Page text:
/* ---- Google Analytics Code Below */

Thursday, February 11, 2021

The State of Virtual Reality Hardware

Well done piece, suggesting we will soon be there for general usage wearable screens for our eyes to give the illusion of three dimensional immersive experiences. Saw examples in industry in the 80s,  is it ready?  Leading to 'smart glasses', or even embeddable devices.  

The State of Virtual Reality Hardware,  By Logan Kugler in   Communications of the ACM, February 2021, Vol. 64 No. 2, Pages 15-16   10.1145/3441290

For decades, virtual reality (VR) has seemed like a futuristic dream that is just around the corner, but never reaches its full potential. This time, however, might really be different. Recent advances in the power of VR hardware, notably the headsets and processors used to produce realistic VR experiences, suggest that VR is finally powerful enough and cheap enough to go mainstream.

VR broadly refers to immersing yourself in a three-dimensional (3D) digital world using sophisticated hardware and software. While a video game is experienced through a screen, VR often is experienced through a headset that shuts out the external world and transports you to a virtual one. It can also be experienced through room-sized systems that use special projectors and glasses to create VR experiences.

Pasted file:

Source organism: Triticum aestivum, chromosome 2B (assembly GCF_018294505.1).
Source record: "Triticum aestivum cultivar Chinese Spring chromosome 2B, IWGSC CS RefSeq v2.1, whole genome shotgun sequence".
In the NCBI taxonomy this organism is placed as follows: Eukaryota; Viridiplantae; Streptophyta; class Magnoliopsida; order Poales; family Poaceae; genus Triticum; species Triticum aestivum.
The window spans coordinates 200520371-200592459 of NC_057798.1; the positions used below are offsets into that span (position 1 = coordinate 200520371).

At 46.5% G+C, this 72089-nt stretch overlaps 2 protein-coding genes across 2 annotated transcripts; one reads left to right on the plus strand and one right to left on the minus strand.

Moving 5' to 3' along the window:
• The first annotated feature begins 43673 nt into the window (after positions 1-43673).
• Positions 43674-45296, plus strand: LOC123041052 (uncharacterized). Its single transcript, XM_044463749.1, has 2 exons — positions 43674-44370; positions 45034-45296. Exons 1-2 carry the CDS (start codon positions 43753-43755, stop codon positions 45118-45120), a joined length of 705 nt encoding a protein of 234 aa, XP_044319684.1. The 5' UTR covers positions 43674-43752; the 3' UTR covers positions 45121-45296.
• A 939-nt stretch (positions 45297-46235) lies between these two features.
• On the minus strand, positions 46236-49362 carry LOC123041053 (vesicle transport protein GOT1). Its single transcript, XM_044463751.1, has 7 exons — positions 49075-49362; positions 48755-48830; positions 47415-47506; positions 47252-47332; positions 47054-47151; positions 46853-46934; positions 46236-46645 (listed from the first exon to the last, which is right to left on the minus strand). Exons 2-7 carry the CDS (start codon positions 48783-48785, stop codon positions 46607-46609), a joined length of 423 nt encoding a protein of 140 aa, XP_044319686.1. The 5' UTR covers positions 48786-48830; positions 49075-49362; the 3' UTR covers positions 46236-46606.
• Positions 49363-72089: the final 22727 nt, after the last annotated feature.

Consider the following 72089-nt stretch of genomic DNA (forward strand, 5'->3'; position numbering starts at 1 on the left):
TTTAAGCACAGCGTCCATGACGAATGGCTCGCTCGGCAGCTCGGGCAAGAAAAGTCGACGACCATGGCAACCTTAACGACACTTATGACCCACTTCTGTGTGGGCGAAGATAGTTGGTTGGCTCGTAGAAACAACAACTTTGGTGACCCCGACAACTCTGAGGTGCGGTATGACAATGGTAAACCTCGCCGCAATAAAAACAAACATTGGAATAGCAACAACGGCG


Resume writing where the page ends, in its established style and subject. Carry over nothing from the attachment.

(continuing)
Historically, VR has relied on clunky headsets, expensive computers, and complicated peripheral hardware to produce immersive experiences. VR in various forms has been commercially available since the 1990s, but the technology has been widely criticized as too expensive, too complicated, or too imperfect to produce powerful, affordable virtual experiences that inspire consumers to open out their wallets.

That is beginning to change. Today, powerful commercial VR headsets are sold by Sony, Facebook, HTC, and other major technology players. Sophisticated augmented reality (AR) devices (like your smartphone and Google Glass) are available from the likes of Google, Apple, and Microsoft. The market for VR is growing accordingly, with research firm Marketsand-Markets forecasting industry growth to reach $20.9 billion in 2025, from $6.1 billion in 2020.

Why is VR (finally) having its day in the sun?

It all comes down to better hardware. VR heavyweights now are able to produce headsets that are cheaper and more powerful than models from just a few years ago. As a result, consumer demand for headsets is rising, driving more innovation and investment in VR hardware. Companies are even researching entirely new techniques and designs to make the next generation of VR hardware so light and powerful that it transforms one's daily life.

"Over time, we would like a device that is nearly the size of your reading glasses or sunglasses, but performs all of the functions of your smartphone, tablet, PC, and even TV, and enables new, 3D (three-dimensional) and spatial functions," says Siddharth Saxena, founder and CEO of Oblix VR, a VR software startup.

That day might not be far off.  .... " 

No comments: